BlogCheesing out of 2020—how to build a charcuterie board
Cheesing out of 2020—how to build a charcuterie board
December 24, 2020 Louie Anne Batac-Nguyen
Growing up, I had the impression that cheese and pepperoni slices were just common go-to snacks that parents would toss into their kids’ lunchboxes. I didn’t realize until many years later when I attended my first wine festival that there was so much more to cheese than lunchables. Cheese is, in fact, a very sophisticated snack and once I discovered this, there was no turning back!
From string cheese to sandwich slices, pasta and salad toppings, to melty fillings and fondue, cheese can be enjoyed in many forms and settings, just like sake. One of my favorite ways to consume cheese takes the form of the ultimate appetizer—a charcuterie board—and every so often, especially these days when we’re not able to dine in restaurants, I entertain myself with a mini version for one (or two, if it’s date night).
Wine and cheese are familiar partners, so I thought I might try some of my favorite cheeses with a glass of premium sake. Luckily, we were able to get a bottle of HEAVENSAKE “Junmai Daiginjo” (2020 IWC Gold Winner) and Izumo Fuji “Ancient Shrine” before the holiday rush. The juxtaposition of these two sake was intentional. HEAVENSAKE, presented in a dark, sleek and slender bottle is a modern brew and built on a collaboration between a renowned French wine maker and globally-popular Dassai. We tried this sake first, slightly chilled, and found it to be exceptionally smooth and aromatic. Dassai is known for smooth, almost cocktail-like sake, and we enjoyed it with brie, parmesan and fruit. For a Christmas dinner idea, I think this would go perfectly with a glazed ham.
“Ancient Shrine,” on the other hand, is brewed using very traditional methods. We tried this sake at room temperature and I was completely charmed by the depth of flavor. How do the brewers accomplish such a richness in spite of its dry profile? This sake was a good fit for the strong flavor of gorgonzola, a type of blue cheese. I am eager to try it warm with grilled scallops over hot coals or with a spicy lamb dish.
Assembling a sake-friendly charcuterie board
There are so many charcuterie board ideas (hot chocolate-themed ones are trending this year!), you really can’t go wrong. Whether it’s made of budget-friendly ingredients or more selective specialty foods, you can play with shapes, colors, textures and tastes to suit your liking and feed your family and friends. If this is your first time, don’t get overwhelmed. Start with what you like, then add more layers as you become more comfortable with new ingredients.
Here are three simple steps to arranging a charcuterie board:
1. Choose your board. You can use any clean cutting board you have at home, or try different materials and shapes for a change of pace. Glass, marble and granite give a more urban and modern look, and wood and galvanized tin make for a homey feel.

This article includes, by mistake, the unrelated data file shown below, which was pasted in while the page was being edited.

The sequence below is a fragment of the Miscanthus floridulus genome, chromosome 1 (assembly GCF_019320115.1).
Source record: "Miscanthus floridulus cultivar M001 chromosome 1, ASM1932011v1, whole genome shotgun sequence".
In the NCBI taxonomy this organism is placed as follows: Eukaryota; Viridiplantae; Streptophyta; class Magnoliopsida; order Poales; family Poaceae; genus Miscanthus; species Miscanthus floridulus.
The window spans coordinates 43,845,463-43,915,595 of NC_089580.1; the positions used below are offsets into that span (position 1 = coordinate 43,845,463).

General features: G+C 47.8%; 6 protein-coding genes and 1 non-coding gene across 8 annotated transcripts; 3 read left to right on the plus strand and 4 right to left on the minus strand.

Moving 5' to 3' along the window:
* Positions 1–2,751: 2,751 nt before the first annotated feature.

2. Choose your ingredients. Cured, sliced meats and cheeses, a mix of fruit, nuts, olives, crackers and small breads typically make up a charcuterie board. I also like to keep in mind the sake pairing. For example: I tend to avoid pickled ingredients with an aromatic, fruity daiginjo. Tippsy has lots of helpful guides for beginners and ideas for food pairings; these are suggestions, not hard fast rules, so go with what you like!
And how much cheese should be on hand? As an appetizer, 2 ounces of cheese per person is ideal, and as a main dish, around 4 ounces per person should be sufficient. Cheeses and meats presented in odd numbers look great on the board, and for the accompaniments, consider offering a range of flavors and textures—sweet or salty nuts, crispy or chewy fruit and habanero jellies for a spicy kick!
3. Start arranging! Once the ingredients are washed and prepared, here comes the fun part! Some like to start by anchoring the board with small bowls of jellies or spreads and others with a centerpiece like a bunch of grapes or prosciutto. I usually begin with the largest or most unique block of cheese first, and try to avoid putting too much of the same shades in one corner. Bright colors invite the eye to “travel” along the board, enticing the onlooker to taste the experience.
That’s it! There’s no strict regimen here, just let your senses be your guide. Think of the charcuterie board as a painting or a little room that you can design. The most important thing is to impart a feeling of abundance and a rich harvest of colors and variety.
How do you like to make your charcuterie board? Let us know at #tippsysake! Happy Holidays from Team Tippsy!
Louie Anne Batac-Nguyen
Louie Anne lived and worked in beautiful Okinawa, Japan for 10 years, and brings with her a deep appreciation for Japanese culture. As a cultural writer and editor, she seeks to share her experiences and bridge connections with fellow travelers and dining enthusiasts.